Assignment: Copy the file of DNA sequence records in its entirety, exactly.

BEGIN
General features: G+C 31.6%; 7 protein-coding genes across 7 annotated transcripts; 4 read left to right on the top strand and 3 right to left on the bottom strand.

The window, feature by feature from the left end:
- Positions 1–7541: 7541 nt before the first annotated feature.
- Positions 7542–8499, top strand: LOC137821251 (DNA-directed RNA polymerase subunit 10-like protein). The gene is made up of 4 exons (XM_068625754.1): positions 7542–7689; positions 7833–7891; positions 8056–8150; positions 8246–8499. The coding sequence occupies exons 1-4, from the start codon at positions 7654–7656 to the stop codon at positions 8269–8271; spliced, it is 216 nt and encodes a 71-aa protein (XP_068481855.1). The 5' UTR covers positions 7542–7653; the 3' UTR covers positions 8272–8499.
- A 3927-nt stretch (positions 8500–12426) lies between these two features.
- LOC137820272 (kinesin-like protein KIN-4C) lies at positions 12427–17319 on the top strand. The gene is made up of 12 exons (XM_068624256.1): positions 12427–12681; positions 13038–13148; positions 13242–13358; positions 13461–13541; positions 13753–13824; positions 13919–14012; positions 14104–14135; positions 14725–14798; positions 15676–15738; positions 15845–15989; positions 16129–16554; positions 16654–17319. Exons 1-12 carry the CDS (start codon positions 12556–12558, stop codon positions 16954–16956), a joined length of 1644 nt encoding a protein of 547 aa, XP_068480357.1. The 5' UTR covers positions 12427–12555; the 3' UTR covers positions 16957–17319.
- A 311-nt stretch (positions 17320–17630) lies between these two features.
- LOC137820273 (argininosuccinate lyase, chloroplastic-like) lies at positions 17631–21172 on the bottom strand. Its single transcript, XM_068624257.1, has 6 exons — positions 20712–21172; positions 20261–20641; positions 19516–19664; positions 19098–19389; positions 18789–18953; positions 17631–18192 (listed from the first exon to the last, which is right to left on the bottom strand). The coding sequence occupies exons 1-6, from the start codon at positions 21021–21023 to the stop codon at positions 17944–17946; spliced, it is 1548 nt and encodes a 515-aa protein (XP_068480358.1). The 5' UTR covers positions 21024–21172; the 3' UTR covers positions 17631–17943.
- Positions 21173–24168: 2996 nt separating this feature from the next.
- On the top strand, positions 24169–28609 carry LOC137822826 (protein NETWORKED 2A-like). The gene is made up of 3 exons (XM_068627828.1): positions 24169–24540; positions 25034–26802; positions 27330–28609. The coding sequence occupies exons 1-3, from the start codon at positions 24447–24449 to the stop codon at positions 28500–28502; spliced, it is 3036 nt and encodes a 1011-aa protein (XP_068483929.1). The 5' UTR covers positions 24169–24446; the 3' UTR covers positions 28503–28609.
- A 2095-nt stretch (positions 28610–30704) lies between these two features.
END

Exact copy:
General features: G+C 31.6%; 7 protein-coding genes across 7 annotated transcripts; 4 read left to right on the top strand and 3 right to left on the bottom strand.

The window, feature by feature from the left end:
- Positions 1–7541: 7541 nt before the first annotated feature.
- Positions 7542–8499, top strand: LOC137821251 (DNA-directed RNA polymerase subunit 10-like protein). The gene is made up of 4 exons (XM_068625754.1): positions 7542–7689; positions 7833–7891; positions 8056–8150; positions 8246–8499. The coding sequence occupies exons 1-4, from the start codon at positions 7654–7656 to the stop codon at positions 8269–8271; spliced, it is 216 nt and encodes a 71-aa protein (XP_068481855.1). The 5' UTR covers positions 7542–7653; the 3' UTR covers positions 8272–8499.
- A 3927-nt stretch (positions 8500–12426) lies between these two features.
- LOC137820272 (kinesin-like protein KIN-4C) lies at positions 12427–17319 on the top strand. The gene is made up of 12 exons (XM_068624256.1): positions 12427–12681; positions 13038–13148; positions 13242–13358; positions 13461–13541; positions 13753–13824; positions 13919–14012; positions 14104–14135; positions 14725–14798; positions 15676–15738; positions 15845–15989; positions 16129–16554; positions 16654–17319. Exons 1-12 carry the CDS (start codon positions 12556–12558, stop codon positions 16954–16956), a joined length of 1644 nt encoding a protein of 547 aa, XP_068480357.1. The 5' UTR covers positions 12427–12555; the 3' UTR covers positions 16957–17319.
- A 311-nt stretch (positions 17320–17630) lies between these two features.
- LOC137820273 (argininosuccinate lyase, chloroplastic-like) lies at positions 17631–21172 on the bottom strand. Its single transcript, XM_068624257.1, has 6 exons — positions 20712–21172; positions 20261–20641; positions 19516–19664; positions 19098–19389; positions 18789–18953; positions 17631–18192 (listed from the first exon to the last, which is right to left on the bottom strand). The coding sequence occupies exons 1-6, from the start codon at positions 21021–21023 to the stop codon at positions 17944–17946; spliced, it is 1548 nt and encodes a 515-aa protein (XP_068480358.1). The 5' UTR covers positions 21024–21172; the 3' UTR covers positions 17631–17943.
- Positions 21173–24168: 2996 nt separating this feature from the next.
- On the top strand, positions 24169–28609 carry LOC137822826 (protein NETWORKED 2A-like). The gene is made up of 3 exons (XM_068627828.1): positions 24169–24540; positions 25034–26802; positions 27330–28609. The coding sequence occupies exons 1-3, from the start codon at positions 24447–24449 to the stop codon at positions 28500–28502; spliced, it is 3036 nt and encodes a 1011-aa protein (XP_068483929.1). The 5' UTR covers positions 24169–24446; the 3' UTR covers positions 28503–28609.
- A 2095-nt stretch (positions 28610–30704) lies between these two features.